On Jun 6, 10:01 pm, "Stathis Papaioannou" <[EMAIL PROTECTED]> wrote:
> I was not arguing that evolution is intelligent (although I suppose it
> depends on how you define intelligence), but rather that non-intelligent
> agents can have goals.
Well, actually I'd say that evolution does have a *limited*
intelligence. OK I agree that the system 'Evolution' has goals. But
according to my definition anything with a goal has some kind of
intelligence. This is only a quibble over deifnitions though, since
I'm now agreeing with you that 'systems' in general can have goals.
Any thing you call an 'Agent' has to have a goal almost my definition
in my view.
>We are the descendants of single-celled organisms,
> and although we are more intelligent than they were, we have kept the same
> top level goals: survive, feed, reproduce. Our brain and body are so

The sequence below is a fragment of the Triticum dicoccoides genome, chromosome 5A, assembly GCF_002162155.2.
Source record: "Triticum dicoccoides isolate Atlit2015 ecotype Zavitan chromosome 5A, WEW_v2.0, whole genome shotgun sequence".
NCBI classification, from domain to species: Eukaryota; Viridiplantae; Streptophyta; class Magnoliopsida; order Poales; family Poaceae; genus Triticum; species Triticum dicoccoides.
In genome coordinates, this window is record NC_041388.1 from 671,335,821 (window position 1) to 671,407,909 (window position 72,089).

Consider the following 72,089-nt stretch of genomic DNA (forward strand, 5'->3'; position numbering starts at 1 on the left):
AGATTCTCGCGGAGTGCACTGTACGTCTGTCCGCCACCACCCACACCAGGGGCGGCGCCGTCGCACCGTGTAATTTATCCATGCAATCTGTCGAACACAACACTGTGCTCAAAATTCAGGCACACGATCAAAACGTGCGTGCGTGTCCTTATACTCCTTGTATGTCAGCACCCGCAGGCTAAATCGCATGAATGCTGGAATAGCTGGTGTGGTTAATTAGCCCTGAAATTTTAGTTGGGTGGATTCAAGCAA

> thoroughly the slaves of the first replicators that even if we realise this
> we are unwilling, despite all our intelligence, to do anything about it.
Nope. You are confusing the goal of evolutions ('survive, feed,
reproduce') with human goals. Our goals as individuals are not the
goals of evolution. Evolution explains *why* we have the preferences
we do, but this does not mean that our goals are the goals of our
genes. (If they were, we would spend all our time donating to sperm
banks which would maximize the goals of evolution).
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